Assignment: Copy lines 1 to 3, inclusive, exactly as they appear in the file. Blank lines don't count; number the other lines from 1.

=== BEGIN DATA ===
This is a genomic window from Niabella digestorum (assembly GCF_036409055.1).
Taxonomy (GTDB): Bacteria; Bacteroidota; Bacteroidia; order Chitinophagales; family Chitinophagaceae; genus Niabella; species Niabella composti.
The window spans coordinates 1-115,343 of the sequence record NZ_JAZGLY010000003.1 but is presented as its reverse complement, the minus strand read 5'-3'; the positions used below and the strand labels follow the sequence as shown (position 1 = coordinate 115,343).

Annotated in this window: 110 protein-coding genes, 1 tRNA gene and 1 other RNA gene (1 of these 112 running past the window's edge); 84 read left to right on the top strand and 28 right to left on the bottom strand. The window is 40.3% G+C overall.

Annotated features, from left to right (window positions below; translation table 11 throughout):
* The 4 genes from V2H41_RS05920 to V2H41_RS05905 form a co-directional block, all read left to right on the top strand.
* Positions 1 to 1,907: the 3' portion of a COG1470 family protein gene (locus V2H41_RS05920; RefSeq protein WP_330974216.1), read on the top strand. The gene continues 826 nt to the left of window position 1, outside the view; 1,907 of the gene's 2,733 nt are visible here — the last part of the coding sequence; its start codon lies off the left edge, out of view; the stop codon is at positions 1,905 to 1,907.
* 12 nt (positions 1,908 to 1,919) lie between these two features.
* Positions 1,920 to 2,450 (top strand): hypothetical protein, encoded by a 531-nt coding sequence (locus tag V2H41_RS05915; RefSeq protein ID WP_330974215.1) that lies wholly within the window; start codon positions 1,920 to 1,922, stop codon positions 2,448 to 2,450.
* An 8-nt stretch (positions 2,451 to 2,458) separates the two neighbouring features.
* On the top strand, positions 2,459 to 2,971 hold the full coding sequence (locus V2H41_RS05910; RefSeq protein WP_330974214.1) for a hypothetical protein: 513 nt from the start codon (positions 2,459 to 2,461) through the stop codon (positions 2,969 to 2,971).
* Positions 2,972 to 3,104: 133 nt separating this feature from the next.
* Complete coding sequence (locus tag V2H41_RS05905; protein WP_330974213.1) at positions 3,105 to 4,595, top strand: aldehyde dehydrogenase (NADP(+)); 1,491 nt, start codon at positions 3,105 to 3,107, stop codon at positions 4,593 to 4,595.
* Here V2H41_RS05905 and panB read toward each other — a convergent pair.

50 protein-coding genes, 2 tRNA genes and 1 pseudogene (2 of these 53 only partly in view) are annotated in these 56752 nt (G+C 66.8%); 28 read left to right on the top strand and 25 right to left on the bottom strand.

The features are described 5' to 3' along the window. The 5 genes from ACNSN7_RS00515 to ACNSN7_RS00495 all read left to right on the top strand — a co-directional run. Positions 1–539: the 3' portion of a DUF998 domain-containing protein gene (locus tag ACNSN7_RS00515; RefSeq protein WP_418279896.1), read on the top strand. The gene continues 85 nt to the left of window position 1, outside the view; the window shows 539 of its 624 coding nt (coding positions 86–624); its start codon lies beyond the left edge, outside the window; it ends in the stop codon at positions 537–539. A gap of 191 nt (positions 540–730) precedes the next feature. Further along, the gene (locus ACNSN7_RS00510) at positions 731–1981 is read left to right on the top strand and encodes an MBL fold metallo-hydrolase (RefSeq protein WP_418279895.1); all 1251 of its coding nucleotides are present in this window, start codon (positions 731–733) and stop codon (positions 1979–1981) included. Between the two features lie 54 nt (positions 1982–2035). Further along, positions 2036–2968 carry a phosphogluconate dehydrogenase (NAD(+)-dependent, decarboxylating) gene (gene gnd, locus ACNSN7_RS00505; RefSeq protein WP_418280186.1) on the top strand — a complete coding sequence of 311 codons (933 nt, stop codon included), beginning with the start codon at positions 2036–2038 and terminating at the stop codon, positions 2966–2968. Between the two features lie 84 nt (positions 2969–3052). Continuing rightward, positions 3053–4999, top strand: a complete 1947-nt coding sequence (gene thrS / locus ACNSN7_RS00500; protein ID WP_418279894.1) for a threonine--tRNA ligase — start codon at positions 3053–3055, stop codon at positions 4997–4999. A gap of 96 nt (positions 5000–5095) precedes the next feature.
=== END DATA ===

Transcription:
This is a genomic window from Niabella digestorum (assembly GCF_036409055.1).
Taxonomy (GTDB): Bacteria; Bacteroidota; Bacteroidia; order Chitinophagales; family Chitinophagaceae; genus Niabella; species Niabella composti.
The window spans coordinates 1-115,343 of the sequence record NZ_JAZGLY010000003.1 but is presented as its reverse complement, the minus strand read 5'-3'; the positions used below and the strand labels follow the sequence as shown (position 1 = coordinate 115,343).